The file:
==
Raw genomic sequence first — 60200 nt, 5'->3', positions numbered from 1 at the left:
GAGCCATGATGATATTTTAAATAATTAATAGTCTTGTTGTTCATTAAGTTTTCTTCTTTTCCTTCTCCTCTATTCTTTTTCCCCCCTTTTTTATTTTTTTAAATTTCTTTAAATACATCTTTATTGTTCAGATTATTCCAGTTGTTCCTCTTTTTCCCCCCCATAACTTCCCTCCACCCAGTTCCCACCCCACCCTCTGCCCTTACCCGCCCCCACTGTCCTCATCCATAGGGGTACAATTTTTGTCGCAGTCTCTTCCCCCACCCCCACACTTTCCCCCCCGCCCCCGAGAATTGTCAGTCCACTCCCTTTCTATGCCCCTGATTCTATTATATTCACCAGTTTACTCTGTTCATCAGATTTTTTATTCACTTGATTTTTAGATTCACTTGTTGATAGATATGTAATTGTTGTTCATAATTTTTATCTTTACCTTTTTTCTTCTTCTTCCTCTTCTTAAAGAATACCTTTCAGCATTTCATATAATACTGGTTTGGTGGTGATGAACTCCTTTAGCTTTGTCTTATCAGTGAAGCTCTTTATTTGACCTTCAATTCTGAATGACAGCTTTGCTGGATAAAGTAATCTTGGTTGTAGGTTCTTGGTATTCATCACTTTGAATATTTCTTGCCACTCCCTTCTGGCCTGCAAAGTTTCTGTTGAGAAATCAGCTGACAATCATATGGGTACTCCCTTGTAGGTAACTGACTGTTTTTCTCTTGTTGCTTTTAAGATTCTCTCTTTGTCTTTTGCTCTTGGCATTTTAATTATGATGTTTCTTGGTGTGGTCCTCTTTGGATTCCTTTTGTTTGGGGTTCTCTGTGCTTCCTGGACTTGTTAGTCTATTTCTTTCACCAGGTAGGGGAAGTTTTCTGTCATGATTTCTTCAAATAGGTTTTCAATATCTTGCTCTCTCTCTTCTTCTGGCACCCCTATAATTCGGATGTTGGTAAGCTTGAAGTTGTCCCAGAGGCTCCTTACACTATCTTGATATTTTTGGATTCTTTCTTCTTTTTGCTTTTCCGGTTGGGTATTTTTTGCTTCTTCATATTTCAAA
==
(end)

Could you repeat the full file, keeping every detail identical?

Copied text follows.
Raw genomic sequence first — 60200 nt, 5'->3', positions numbered from 1 at the left:
GAGCCATGATGATATTTTAAATAATTAATAGTCTTGTTGTTCATTAAGTTTTCTTCTTTTCCTTCTCCTCTATTCTTTTTCCCCCCTTTTTTATTTTTTTAAATTTCTTTAAATACATCTTTATTGTTCAGATTATTCCAGTTGTTCCTCTTTTTCCCCCCCATAACTTCCCTCCACCCAGTTCCCACCCCACCCTCTGCCCTTACCCGCCCCCACTGTCCTCATCCATAGGGGTACAATTTTTGTCGCAGTCTCTTCCCCCACCCCCACACTTTCCCCCCCGCCCCCGAGAATTGTCAGTCCACTCCCTTTCTATGCCCCTGATTCTATTATATTCACCAGTTTACTCTGTTCATCAGATTTTTTATTCACTTGATTTTTAGATTCACTTGTTGATAGATATGTAATTGTTGTTCATAATTTTTATCTTTACCTTTTTTCTTCTTCTTCCTCTTCTTAAAGAATACCTTTCAGCATTTCATATAATACTGGTTTGGTGGTGATGAACTCCTTTAGCTTTGTCTTATCAGTGAAGCTCTTTATTTGACCTTCAATTCTGAATGACAGCTTTGCTGGATAAAGTAATCTTGGTTGTAGGTTCTTGGTATTCATCACTTTGAATATTTCTTGCCACTCCCTTCTGGCCTGCAAAGTTTCTGTTGAGAAATCAGCTGACAATCATATGGGTACTCCCTTGTAGGTAACTGACTGTTTTTCTCTTGTTGCTTTTAAGATTCTCTCTTTGTCTTTTGCTCTTGGCATTTTAATTATGATGTTTCTTGGTGTGGTCCTCTTTGGATTCCTTTTGTTTGGGGTTCTCTGTGCTTCCTGGACTTGTTAGTCTATTTCTTTCACCAGGTAGGGGAAGTTTTCTGTCATGATTTCTTCAAATAGGTTTTCAATATCTTGCTCTCTCTCTTCTTCTGGCACCCCTATAATTCGGATGTTGGTAAGCTTGAAGTTGTCCCAGAGGCTCCTTACACTATCTTGATATTTTTGGATTCTTTCTTCTTTTTGCTTTTCCGGTTGGGTATTTTTTGCTTCTTCATATTTCAAA